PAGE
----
DENVER -- The online marketplace Letgo is facing a wrongful death lawsuit after the parents of five children were fatally shot and robbed while using the app to try to buy a used SUV in suburban Denver in 2020.
The lawsuit filed in federal court Thursday on behalf of the victims' family claims Letgo, which has been acquired by OfferUp, was negligent because it allowed the alleged shooter to become a “verified seller” using a fake name and despite his criminal history.
The lawsuit, which also names OfferUp as a defendant, argues that while Letgo advertises working with law enforcement agencies to keep its tens of millions of users safe, the only requirement to become a “verified seller” is a working email address.
“The Letgo App provides an illusion that these alleged ‘verified’ accounts can and should be trusted above their online ‘marketplace’ competition,” according to the lawsuit. “However, it has become increasingly clear that Letgo falsely advertises itself as a safe online marketplace for verified sellers without having any sort of legitimate verification process.”
A spokesman for OfferUp, based in Bellevue, Washington, said Thursday he was looking into the lawsuit but declined further comment.
The Letgo app was incorporated into a similar OfferUp app shortly after the Colorado shooting but still exists independently outside the U.S.
In August 2020, Joseph Roland was looking for a vehicle for his teenage daughter and found a Toyota RAV4 advertised by a “verified seller” on Letgo named James Worthy, who was really an 18-year-old named Kyree Brown. Roland agreed to meet Brown in a parking lot near a mall in the Denver suburb of Aurora.
"What was supposed to be a brief and safe transaction through Letgo — turned into a tragic nightmare," according to the lawsuit, which comes as law enforcement agencies across the country are encouraging buyers and sellers to meet in safer locations like police station parking lots.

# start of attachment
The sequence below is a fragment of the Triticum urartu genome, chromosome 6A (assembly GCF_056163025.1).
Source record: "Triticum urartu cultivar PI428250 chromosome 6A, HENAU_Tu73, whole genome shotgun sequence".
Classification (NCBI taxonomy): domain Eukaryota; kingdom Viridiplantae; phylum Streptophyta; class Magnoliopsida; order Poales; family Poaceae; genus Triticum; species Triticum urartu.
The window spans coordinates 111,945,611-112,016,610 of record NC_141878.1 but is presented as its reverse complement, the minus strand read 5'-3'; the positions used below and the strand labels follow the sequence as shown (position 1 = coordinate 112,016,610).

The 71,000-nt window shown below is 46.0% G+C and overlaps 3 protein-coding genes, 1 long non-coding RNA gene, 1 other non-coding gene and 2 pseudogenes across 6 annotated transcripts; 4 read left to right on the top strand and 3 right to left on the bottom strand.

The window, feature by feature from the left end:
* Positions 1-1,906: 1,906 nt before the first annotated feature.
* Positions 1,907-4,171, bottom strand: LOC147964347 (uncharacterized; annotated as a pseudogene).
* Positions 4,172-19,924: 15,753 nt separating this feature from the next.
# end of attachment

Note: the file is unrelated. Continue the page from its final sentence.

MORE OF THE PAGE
When Roland and his wife, Jossline, arrived, Brown told them he had accidentally brought the wrong vehicle title and asked the couple to meet him elsewhere, according to the lawsuit.
They agreed and followed the man to the address, “unsuspecting of any danger, since James Worthy was a Letgo ‘verified seller,’” the lawsuit said.
Brown is accused of pulling a handgun and shooting the couple to death after Joseph Roland tried to wrestle the weapon away. Investigators say the teen then fled with the $3,000 in cash the Rolands had brought with them to pay for the SUV, which had been reported stolen a few days before the Aug. 14, 2020, encounter.
Brown was arrested about two weeks after the shooting and has been charged with two counts of first-degree murder.
“It is outrageous conduct that Letgo led customers to believe the App had any legitimate verification process when, any user, (let alone Mr. Brown – who had a criminal record), could use fictitious names and sell stolen vehicles as ‘verified’ by simply providing an e-mail address,” the lawsuit says.
It also contends that had Letgo implemented stricter verification policies, it would not have taken police two weeks to track down the suspect.
In the “Terms of Service” section on OfferUp’s website, the company encourages third-party meetup spots like police stations to be placed in well-lit, busy areas with surveillance cameras, but says users acknowledge there are risks when buying and selling on an internet-based marketplace.
“It is possible that other users may attempt to physically harm or defraud you or obtain information from you for fraudulent purposes,” according to the terms, which also note that OfferUp does not investigate or verify any user’s criminal background.
In addition to negligence, Thursday's lawsuit accuses Letgo and OfferUp of fraud, misrepresentation and deceptive and unfair trade practices. It is seeking damages to be determined by a jury.
Jossline Roland used to work for the Law Offices of Dianne Sawaya in Denver. That office filed the lawsuit along with Geragos & Geragos, another firm based in Los Angeles.